Ruby is my favorite language, but as long as we are all humans
there will always be surprises…

Cheers,

David

But you’ve piqued my curiosity: tell me, what did you find
surprising about Ruby? Where “surprising” is defined as
"you thought it worked one way" and then discovered that it did not,
or that it worked that way some of the time and some other way
the rest of the time?

well things that surprised me will probably be considered obvious by
you. as I said its only a matter of the background and maybe of the
thinking style.
But here are just a few examples I had to struggle with:

And they’re good points.

  1. && and || are not the same as “and” and “or”. The difference
    is subtle, but why weren’t these made completely synonymous in the first
    place?

Totally agree.

  1. File.open( “myfile” ) { |file| puts “block…” } will automatically
    close it. I keep trying to close it in the end of block. I may see how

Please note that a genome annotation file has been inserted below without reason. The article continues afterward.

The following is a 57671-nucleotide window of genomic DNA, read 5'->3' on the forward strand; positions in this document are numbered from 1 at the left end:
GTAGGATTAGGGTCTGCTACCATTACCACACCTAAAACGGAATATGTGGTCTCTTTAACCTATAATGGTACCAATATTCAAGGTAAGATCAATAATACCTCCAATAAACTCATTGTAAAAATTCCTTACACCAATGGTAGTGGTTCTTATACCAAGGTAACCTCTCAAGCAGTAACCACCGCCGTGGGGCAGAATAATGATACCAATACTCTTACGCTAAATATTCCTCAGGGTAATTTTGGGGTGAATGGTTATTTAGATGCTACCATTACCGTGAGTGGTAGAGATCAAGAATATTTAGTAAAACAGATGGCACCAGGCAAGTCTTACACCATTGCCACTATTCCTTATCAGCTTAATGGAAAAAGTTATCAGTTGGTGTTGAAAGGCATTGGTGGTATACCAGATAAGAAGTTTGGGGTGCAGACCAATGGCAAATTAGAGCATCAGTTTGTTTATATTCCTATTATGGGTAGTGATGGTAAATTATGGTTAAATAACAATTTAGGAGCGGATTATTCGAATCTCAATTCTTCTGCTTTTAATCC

it seems very intuitive to some people but I am used to C.

That’s the Ruby way. Isn’t is great? You can close it yourself if you like:

f = File.open(…)
do_something(f)
f.close()

  1. myString.each { } processes lines not bytes. Why?

It’s a common operation. Strings are not arrays of charaters. They never
were, in any language, and never will be. (My reasoning, C doesn’t have
strings, only arrays of characters). Of course you know to use
myString.each_byte { }; and how long did it take you to find that out using ri?

  1. myBlock = Proc.new { puts “myBlock…” }
    then I intuitively expect to be able to do this: 5.times myBlock
    but it won’t work

Do you expect the following code to work?

5.times Proc.new { puts “myBlock…” }

No, neither did I. 5.times &myblock should work, and it’s consistent with the
general syntax for procs.